Every year, sports enthusiasts across the state have the opportunity to showcase their athleticism in the Louisiana Governor’s Games. The 2020 Governor’s Games get underway this weekend with the New Orleans Blastoff, a girls’ volleyball competition Saturday, January 18 and Sunday, January 19.
The Blastoff features 4,000 participants from 266 teams competing in two venues: the Ernest N. Morial Convention Center, Halls C and D, 900 Convention Center Blvd. and The Health Club by Hilton at the Hilton New Orleans Riverside, 2 Poydras St. Admission is $10 for adults and $1 for ages 12 and younger. Saturday action begins at 8 a.m. for 12s, 16s, 17s and 18s, and at 2:30 p.m. for 10s, 13s, 14s and 15s.
If you can’t make it to the Blastoff, you’ll have another 35 chances to see Louisianans of all ages, skill levels and economic demographics participate in fitness competitions during the Governor’s Games. Over the next six months, competitions including basketball, volleyball, gymnastics, boxing, tennis, golf, track and field, girls’ softball, youth baseball and more will be held in cities all around Louisiana.
The Louisiana Governor’s Games began in 1997, replacing the previous Louisiana State Games and expanding to offer more sports. They are coordinated by Durand “Rudy” Macklin, director of the Governor’s Council on Physical Fitness and Sports, former NBA player and one of four LSU men’s basketball players to have his jersey retired by the school.
In true Louisiana fashion, the Governor’s Games are one of a kind. Other states hold their state games in one location at one time every year. But, in Louisiana, the Governor’s Games are spread out all around the state over half the year.
Why has Louisiana chosen such a unique approach? When the games are held in a single location, as other states do, the economic impact stays in that single location. However, by scheduling different events around the state, like Louisiana does, the economic impact spreads to areas that can then benefit from the money athletes, coaches and fans will spend at local businesses like hotels, restaurants and service stations.
It’s also a way for people living in underserved areas to receive exposure to sports they may not otherwise have the opportunity to participate in, to develop an interest in a new sport or even just get inspired to get moving. That spark of inspiration may inspire a sedentary person to take up daily walking, or a spectator at a bodybuilding competition to start building muscle.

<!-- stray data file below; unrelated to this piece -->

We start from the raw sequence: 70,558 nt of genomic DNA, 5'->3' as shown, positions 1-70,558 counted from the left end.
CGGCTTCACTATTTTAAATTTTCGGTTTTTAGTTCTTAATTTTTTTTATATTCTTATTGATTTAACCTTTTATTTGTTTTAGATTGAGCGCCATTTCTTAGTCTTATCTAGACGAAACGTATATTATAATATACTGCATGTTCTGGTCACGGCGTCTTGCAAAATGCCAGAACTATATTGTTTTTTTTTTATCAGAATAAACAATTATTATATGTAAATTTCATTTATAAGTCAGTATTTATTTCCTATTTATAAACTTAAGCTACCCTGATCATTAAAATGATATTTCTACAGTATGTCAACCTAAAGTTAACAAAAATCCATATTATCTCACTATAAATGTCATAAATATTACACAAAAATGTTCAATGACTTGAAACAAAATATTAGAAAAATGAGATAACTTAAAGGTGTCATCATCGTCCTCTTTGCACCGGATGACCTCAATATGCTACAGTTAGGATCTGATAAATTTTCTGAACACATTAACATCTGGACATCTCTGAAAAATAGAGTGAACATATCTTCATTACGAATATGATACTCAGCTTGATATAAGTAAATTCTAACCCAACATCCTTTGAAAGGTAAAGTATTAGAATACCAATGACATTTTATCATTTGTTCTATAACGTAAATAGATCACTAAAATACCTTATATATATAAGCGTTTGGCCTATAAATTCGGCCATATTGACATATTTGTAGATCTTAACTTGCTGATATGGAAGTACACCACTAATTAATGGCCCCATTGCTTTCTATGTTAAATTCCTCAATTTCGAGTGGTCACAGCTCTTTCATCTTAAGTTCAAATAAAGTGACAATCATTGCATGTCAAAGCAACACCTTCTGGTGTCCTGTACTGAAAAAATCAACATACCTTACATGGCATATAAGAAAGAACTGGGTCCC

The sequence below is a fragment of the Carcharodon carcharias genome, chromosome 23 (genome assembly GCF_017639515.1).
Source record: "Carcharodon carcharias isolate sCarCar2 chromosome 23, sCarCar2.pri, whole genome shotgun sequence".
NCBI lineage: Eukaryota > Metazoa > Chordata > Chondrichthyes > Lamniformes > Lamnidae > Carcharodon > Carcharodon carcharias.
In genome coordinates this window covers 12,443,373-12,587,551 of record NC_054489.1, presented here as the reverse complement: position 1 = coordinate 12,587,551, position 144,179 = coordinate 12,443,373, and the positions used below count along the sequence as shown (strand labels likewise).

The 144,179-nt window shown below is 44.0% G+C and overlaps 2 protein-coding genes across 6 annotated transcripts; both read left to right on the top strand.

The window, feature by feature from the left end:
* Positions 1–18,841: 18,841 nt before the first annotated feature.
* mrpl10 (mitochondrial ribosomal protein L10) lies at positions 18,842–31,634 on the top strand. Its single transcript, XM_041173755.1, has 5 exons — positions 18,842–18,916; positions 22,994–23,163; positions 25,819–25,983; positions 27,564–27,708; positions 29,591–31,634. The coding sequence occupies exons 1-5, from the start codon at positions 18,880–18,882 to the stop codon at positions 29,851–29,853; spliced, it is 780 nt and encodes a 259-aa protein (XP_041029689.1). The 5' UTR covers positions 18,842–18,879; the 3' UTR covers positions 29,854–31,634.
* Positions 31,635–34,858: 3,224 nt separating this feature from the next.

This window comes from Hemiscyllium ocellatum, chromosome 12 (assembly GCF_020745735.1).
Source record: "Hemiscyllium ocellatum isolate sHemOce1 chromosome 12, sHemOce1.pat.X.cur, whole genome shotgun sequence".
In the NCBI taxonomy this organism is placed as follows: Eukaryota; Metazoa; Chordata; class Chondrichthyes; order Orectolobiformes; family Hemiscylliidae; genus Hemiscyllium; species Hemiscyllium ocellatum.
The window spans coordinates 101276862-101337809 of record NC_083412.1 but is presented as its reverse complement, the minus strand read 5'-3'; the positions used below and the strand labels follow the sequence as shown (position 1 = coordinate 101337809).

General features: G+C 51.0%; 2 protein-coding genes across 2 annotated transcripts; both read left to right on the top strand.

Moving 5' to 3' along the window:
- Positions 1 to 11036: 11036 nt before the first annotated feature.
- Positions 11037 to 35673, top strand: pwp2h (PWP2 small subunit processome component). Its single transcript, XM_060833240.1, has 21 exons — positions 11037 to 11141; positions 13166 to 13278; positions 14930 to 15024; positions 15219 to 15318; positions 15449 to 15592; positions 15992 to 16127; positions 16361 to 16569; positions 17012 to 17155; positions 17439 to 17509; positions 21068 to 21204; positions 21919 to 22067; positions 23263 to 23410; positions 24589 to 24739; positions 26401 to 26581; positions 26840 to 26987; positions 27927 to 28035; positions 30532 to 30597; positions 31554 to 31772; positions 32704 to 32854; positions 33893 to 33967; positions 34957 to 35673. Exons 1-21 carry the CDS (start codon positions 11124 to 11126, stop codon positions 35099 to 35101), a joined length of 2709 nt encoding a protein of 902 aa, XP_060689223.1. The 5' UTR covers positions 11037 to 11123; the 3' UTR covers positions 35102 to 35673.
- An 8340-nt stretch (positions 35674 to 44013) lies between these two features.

Fitness is a key step in lowering the obesity rates in our state. Louisiana consistently ranks among the top 10 states with the highest obesity rates for both adults and children, and nearly one of out of four adult Louisianans is considered obese. Physical activity doesn’t just affect obesity, though: it can cut down on the risk of heart disease, Type 2 diabetes and certain cancers, as well as other health benefits.
Dates and locations for other competitions will be posted online at the Louisiana Governor’s Games website. Competitions scheduled so far include:
- Boys State Championships: March 13-15 at Acadia Gymnastics, Lafayette
- Girls State Championships: Lower Level, March 20-22 at Louisiana Tech Intramural Center, Ruston and Upper Level, March 27-29 at Alario Center, Westwego
- Elementary State Championship Fitness Meet: April 25 at Alexandria Senior High School, Alexandria
- Youth Golf: June 6-7 at Le Triomphe Community Center, Broussard
If you’re interested in competing in the Louisiana State Games, registration is open now. Sign-up for adults is available through local recreation departments and sports leagues, or advertisements and public service announcements made through media partners. For children, sign-up is available through local schools and physical education teachers.
If you’re not interested in competing, consider attending and cheering on our amateur athletes as they share in the spirit of competition. See you at the Governor’s Games!